# How to calculate nutrient solution formulas

A nutrient solution is the mix of irrigation water with added nutrients. It is mainly used in soilless culture and hydroponics, where the nutrient solution is the only source of nutrients to the plants.

Calculating and balancing the nutrient solution formula might be confusing. Following the proper steps is the best way to avoid mistakes. These steps are:

__Step 1 – Test your source water__

__Step 1 – Test your source water__

The source water may contain essential nutrients, which must be accounted for. Therefore, it is important to test the irrigation water before calculating the fertilizers to be added to the nutrient solution.

Water source | Recommended tests |

Groundwater | EC, pH, K, Ca, Mg, SO4, B, HCO3, Na, Cl, Fe |

Surface water | EC, pH, Ca, Mg, HCO3, Na, Cl |

Desalinated water | EC, pH, Ca, Mg, SO4, B, HCO3, Na, Cl |

Note that the lab may provide the test results in different units, such as ppm, mg/l, meq/l, mmol/l.

To simplify the calculation, it is recommended to convert all values to ppm. A conversion table is available here.

__Step 2 – Obtain the nutrient requirements of the crop __

__Step 2 – Obtain the nutrient requirements of the crop__

Determine the nutrient rates your crop requires. You can use recommendations from the literature, or your own experience.

If nutrient requirements are provided in units other than ppm or mg/l, it is recommended to convert the values to ppm (1ppm = 1 mg/l).

__Step 3 – Calculate the nutrient rates to be added with fertilizers__

__Step 3 – Calculate the nutrient rates to be added with fertilizers__

To do so, simply deduct the source water test results from the nutrient requirements of the crop. Repeat that for each nutrient.

For example, if magnesium requirement is 60 ppm and the source water contains 40 ppm, then 60-40=20 ppm of magnesium has to be added with fertilizers. This means 20 milligrams of magnesium have to be added to each liter of nutrient solution.

A negative value means your source water contains more of the nutrient than the crop needs and, therefore, you should not use fertilizers that contain that nutrient.

**Step 4 – Make a list of your available fertilizers **

The fertilizer you select must contain all nutrients that need to be added, as per the calculation in step 3.

Check which fertilizers you have available that contain those nutrients.

__Step 5 – Calculate fertilizer rates__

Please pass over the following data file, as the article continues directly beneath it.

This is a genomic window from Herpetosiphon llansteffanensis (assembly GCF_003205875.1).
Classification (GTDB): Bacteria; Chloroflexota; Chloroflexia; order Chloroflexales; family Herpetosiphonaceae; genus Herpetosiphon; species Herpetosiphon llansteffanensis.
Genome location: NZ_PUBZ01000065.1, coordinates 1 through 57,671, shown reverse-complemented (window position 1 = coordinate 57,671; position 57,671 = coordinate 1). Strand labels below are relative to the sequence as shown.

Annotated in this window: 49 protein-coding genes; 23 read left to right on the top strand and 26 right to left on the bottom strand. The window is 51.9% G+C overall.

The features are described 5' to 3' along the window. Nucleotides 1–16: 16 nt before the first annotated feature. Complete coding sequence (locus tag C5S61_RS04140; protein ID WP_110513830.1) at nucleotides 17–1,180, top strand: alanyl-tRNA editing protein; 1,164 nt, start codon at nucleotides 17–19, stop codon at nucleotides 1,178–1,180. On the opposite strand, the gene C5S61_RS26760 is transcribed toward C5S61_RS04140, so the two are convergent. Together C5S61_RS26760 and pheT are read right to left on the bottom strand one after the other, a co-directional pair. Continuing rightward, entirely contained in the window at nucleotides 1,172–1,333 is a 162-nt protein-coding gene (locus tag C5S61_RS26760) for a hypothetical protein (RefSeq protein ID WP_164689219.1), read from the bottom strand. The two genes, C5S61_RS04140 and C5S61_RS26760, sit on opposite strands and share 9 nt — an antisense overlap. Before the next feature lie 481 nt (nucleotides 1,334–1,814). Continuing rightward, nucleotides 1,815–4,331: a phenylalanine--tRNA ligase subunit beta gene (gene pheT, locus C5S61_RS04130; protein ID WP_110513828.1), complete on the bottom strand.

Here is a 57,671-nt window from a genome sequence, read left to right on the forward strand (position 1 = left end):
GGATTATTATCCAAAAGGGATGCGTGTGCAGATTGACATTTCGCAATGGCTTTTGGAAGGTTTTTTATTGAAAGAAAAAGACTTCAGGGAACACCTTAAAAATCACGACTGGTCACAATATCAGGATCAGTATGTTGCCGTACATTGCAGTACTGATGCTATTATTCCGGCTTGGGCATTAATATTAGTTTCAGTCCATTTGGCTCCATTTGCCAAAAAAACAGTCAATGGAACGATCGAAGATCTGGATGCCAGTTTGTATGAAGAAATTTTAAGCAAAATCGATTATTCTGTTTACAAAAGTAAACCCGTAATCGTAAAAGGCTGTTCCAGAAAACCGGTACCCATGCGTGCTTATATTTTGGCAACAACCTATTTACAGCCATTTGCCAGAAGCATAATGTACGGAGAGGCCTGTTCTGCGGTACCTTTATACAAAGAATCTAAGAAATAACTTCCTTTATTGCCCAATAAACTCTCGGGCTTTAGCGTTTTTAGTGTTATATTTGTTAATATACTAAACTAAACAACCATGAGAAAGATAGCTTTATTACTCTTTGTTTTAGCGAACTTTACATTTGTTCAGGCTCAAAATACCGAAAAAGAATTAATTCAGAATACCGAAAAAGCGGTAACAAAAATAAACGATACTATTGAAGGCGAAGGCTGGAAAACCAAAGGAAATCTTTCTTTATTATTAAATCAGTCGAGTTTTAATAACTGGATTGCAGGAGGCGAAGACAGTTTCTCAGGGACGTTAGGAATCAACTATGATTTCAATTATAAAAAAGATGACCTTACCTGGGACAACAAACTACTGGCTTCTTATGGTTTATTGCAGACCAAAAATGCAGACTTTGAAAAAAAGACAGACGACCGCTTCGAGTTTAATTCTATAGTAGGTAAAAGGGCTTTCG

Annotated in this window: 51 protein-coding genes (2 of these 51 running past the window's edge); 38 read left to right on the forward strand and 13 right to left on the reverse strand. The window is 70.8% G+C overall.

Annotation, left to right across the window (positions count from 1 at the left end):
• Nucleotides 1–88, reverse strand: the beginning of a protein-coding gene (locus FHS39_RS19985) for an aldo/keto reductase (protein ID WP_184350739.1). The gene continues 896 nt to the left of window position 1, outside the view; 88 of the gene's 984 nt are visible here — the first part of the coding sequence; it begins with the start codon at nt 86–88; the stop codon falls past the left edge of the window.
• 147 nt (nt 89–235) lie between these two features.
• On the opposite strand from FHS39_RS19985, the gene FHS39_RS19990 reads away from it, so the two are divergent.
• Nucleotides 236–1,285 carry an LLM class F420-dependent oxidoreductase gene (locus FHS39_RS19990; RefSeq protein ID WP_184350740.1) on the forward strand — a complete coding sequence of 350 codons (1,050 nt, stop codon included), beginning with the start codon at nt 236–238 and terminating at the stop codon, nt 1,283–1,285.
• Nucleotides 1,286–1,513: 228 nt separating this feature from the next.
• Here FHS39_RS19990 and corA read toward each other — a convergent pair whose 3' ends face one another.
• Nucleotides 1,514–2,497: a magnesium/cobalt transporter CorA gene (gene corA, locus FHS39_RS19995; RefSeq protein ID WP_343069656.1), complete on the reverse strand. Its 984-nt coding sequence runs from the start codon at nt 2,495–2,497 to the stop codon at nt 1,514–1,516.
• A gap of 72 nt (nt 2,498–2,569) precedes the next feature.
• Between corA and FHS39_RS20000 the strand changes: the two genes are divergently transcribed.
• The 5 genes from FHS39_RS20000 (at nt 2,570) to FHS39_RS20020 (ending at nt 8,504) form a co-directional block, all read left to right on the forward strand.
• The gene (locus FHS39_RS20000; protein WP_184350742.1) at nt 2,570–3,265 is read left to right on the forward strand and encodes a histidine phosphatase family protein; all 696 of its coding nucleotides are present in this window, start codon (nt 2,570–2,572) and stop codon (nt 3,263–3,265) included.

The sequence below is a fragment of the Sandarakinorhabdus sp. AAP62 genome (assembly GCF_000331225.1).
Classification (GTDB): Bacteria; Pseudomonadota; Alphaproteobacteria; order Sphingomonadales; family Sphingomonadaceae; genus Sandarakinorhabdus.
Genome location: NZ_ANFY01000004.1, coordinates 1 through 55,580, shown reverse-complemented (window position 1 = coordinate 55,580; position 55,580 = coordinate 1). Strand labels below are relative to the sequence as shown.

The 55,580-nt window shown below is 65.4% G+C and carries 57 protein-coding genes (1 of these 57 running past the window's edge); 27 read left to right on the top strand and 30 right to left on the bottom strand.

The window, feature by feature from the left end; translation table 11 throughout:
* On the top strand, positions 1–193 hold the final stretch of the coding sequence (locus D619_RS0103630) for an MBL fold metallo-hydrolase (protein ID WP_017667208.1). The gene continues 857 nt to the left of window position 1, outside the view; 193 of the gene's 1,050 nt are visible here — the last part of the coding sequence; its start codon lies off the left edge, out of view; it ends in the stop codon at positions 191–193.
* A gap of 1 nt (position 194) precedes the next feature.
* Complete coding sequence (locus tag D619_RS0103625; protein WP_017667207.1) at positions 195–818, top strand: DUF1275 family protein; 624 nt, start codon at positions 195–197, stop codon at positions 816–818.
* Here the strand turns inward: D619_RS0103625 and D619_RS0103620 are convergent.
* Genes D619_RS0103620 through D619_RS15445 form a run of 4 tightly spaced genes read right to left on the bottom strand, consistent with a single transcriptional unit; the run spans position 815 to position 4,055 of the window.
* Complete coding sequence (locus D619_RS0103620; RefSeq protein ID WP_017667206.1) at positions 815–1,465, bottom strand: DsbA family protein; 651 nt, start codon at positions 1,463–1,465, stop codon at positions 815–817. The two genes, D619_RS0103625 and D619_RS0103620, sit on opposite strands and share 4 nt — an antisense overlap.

__Step 5 – Calculate fertilizer rates__

Begin with the fertilizer that contains a unique nutrient, that other fertilizers do not contain. For example, if the only available source of calcium you have is calcium nitrate, start the calculation with this fertilizer.

**For solid fertilizers:**

**FR = 100 x NA / %N**

Where

FR is the fertilizer rate to apply in ppm (or mg/l).

NA is the required nutrient concentration to be added by this fertilizer in ppm (1 ppm = mg/l = 1 g/m^{3}).

N is the concentration of the nutrient in the fertilizer.

**For liquid fertilizers:**

**FR = NA / (% N x D x 10)**

Where D is the density of the fertilizer in kg/L and FR is the fertilizer rate in of ml/L or L/m^{3}.

And when the density of the fertilizer (D) is given in lbs/gallon, the formula becomes:

**FR = NA / (%N x D x 11.98)**

Where FR is the required application rate in gal/1000gal.

The percent nutrients that a fertilizer contains is usually given as a percent weight to weight and, therefore, dividing by the density of the fertilizer is required.

Example:

Calculate the rate of magnesium sulfate (a solid fertilizer) , required to apply 20 ppm of magnesium (Mg).

Magnesium sulfate contains 9.1 % Mg (Magnesium) and 14% S (sulfur).Therefore:

NA = 20 mg/l

N = 9.1

FR = 100 x 20 / 9.1 = 220 mg/l

Therefore, adding 220 mg/l of magnesium sulfate to the nutrient solution would contribute 20 ppm of magnesium.

Using the same formula, we can calculate the rate of sulfur added by this fertilizer:

220 = 100 x NA / 14

NA = 220 X 14 / 100 =30.8 ppm = 30.8 mg/L sulfur

**Step 6: Repeat the calculation to balance all nutrients**

Now, you have to find the right combination of fertilizers that balances all the required nutrients.

Since for some nutrients you may have to use multiple fertilizer sources, it is recommended to prepare an Excel table that includes the fertilizers to be used and the rate of nutrients each of them contributes.

**Important things to remember:**

- The concentration of the nutrient in the fertilizer may be given in the oxide form. Pay attention for which form you do the calculation. For example, MAP 0-52-34 contains 52% K2O and 34% P2O5. To calculate the rate of the fertilizer required to apply certain concentrations of K and P, you should first convert % K2O and P2O5 % of K and P.52% P2O5 = 22.7% P

38% K2O = 31.6% K

Click here to view a conversion table

- Nitrogen may be applied in two different forms – nitrate (NO
_{3}^{–}) and ammonium (NH_{4}^{+}). The ratio between these two forms is of a great importance in nutrient solutions. Therefore, you may want to break down the nitrogen calculation to these two forms. For example, MAP (mono ammonium phosphate) contains 12% N-NH4, while potassium nitrate contains 13% N-NO_{3}. This means the nitrogen in MAP is in its ammonium form, while in potassium nitrate it is in the nitrate form. Some fertilizers may contain both forms.

- Often, the pH of the nutrient solution has to be lowered. This is done by adding acid to the nutrient solution. The three most common acids are nitric acid, phosphoric acid and sulfuric acid. As can be suggested from their names, those acids contribute nutrients to the nutrient solution. Nitric acid contributes nitrogen, phosphoric acid – phosphorus and sulfuric acid – sulfur. These nutrients must be accounted for when doing the calculation.

## Want to learn more about plant nutrition and nutrient solutions?

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